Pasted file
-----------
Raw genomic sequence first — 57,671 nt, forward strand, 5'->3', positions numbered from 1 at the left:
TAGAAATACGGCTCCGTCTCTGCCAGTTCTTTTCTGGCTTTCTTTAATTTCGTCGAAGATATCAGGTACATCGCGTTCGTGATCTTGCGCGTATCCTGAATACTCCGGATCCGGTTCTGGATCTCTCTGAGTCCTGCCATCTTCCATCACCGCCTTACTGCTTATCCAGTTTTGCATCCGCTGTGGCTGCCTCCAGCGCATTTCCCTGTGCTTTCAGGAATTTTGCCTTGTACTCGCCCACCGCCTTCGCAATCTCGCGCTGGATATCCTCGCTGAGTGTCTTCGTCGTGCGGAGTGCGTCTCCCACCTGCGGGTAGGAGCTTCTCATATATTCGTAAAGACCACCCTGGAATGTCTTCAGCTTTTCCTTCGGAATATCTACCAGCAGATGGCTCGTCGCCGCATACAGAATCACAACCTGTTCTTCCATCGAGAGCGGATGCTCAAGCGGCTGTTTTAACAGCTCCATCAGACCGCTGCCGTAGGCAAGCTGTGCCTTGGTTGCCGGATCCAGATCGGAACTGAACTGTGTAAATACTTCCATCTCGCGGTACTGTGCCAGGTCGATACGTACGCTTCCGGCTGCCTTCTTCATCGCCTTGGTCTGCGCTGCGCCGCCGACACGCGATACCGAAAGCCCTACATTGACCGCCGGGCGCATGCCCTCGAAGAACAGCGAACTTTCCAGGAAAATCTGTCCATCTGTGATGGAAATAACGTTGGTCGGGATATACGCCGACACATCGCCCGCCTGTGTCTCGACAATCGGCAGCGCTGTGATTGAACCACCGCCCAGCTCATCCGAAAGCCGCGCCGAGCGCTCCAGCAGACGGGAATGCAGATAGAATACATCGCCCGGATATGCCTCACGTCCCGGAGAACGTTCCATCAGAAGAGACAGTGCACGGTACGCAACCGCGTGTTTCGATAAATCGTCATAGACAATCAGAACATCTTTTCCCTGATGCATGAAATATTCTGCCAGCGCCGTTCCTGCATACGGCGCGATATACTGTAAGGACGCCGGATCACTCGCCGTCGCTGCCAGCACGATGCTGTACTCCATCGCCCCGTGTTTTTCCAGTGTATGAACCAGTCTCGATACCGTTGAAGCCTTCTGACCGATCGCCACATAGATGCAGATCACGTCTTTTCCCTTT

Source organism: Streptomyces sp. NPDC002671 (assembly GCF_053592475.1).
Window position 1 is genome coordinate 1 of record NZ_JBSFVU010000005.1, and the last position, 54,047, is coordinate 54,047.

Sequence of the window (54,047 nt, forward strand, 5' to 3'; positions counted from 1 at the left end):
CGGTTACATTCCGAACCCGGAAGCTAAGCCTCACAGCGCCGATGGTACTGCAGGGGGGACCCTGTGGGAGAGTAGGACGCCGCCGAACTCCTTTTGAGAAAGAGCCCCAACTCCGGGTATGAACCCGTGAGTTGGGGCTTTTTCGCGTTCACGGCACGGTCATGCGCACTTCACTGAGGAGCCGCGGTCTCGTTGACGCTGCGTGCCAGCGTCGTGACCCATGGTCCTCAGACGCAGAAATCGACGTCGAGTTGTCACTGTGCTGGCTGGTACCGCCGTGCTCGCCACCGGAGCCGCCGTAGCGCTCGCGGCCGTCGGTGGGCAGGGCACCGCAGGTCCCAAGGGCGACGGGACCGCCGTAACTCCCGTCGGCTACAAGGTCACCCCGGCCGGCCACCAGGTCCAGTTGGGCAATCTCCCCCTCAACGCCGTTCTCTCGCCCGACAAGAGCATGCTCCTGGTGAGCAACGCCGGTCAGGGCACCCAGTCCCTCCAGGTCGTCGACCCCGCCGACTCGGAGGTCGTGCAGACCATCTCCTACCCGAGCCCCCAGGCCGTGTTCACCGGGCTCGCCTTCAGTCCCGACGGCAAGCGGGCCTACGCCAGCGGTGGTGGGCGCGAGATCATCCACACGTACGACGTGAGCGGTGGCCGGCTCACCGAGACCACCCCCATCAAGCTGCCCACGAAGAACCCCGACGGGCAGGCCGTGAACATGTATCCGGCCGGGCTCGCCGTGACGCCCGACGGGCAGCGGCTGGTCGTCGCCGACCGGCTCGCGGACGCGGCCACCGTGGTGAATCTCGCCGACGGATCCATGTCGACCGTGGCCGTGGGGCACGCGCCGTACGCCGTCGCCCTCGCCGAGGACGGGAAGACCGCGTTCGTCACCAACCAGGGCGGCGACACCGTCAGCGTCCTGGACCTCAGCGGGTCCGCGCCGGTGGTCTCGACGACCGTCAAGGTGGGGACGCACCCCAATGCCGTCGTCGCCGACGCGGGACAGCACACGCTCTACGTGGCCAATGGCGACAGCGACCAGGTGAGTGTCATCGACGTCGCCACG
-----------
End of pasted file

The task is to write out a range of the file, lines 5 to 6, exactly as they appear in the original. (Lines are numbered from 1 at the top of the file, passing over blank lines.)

Sequence of the window (54,047 nt, forward strand, 5' to 3'; positions counted from 1 at the left end):
CGGTTACATTCCGAACCCGGAAGCTAAGCCTCACAGCGCCGATGGTACTGCAGGGGGGACCCTGTGGGAGAGTAGGACGCCGCCGAACTCCTTTTGAGAAAGAGCCCCAACTCCGGGTATGAACCCGTGAGTTGGGGCTTTTTCGCGTTCACGGCACGGTCATGCGCACTTCACTGAGGAGCCGCGGTCTCGTTGACGCTGCGTGCCAGCGTCGTGACCCATGGTCCTCAGACGCAGAAATCGACGTCGAGTTGTCACTGTGCTGGCTGGTACCGCCGTGCTCGCCACCGGAGCCGCCGTAGCGCTCGCGGCCGTCGGTGGGCAGGGCACCGCAGGTCCCAAGGGCGACGGGACCGCCGTAACTCCCGTCGGCTACAAGGTCACCCCGGCCGGCCACCAGGTCCAGTTGGGCAATCTCCCCCTCAACGCCGTTCTCTCGCCCGACAAGAGCATGCTCCTGGTGAGCAACGCCGGTCAGGGCACCCAGTCCCTCCAGGTCGTCGACCCCGCCGACTCGGAGGTCGTGCAGACCATCTCCTACCCGAGCCCCCAGGCCGTGTTCACCGGGCTCGCCTTCAGTCCCGACGGCAAGCGGGCCTACGCCAGCGGTGGTGGGCGCGAGATCATCCACACGTACGACGTGAGCGGTGGCCGGCTCACCGAGACCACCCCCATCAAGCTGCCCACGAAGAACCCCGACGGGCAGGCCGTGAACATGTATCCGGCCGGGCTCGCCGTGACGCCCGACGGGCAGCGGCTGGTCGTCGCCGACCGGCTCGCGGACGCGGCCACCGTGGTGAATCTCGCCGACGGATCCATGTCGACCGTGGCCGTGGGGCACGCGCCGTACGCCGTCGCCCTCGCCGAGGACGGGAAGACCGCGTTCGTCACCAACCAGGGCGGCGACACCGTCAGCGTCCTGGACCTCAGCGGGTCCGCGCCGGTGGTCTCGACGACCGTCAAGGTGGGGACGCACCCCAATGCCGTCGTCGCCGACGCGGGACAGCACACGCTCTACGTGGCCAATGGCGACAGCGACCAGGTGAGTGTCATCGACGTCGCCACG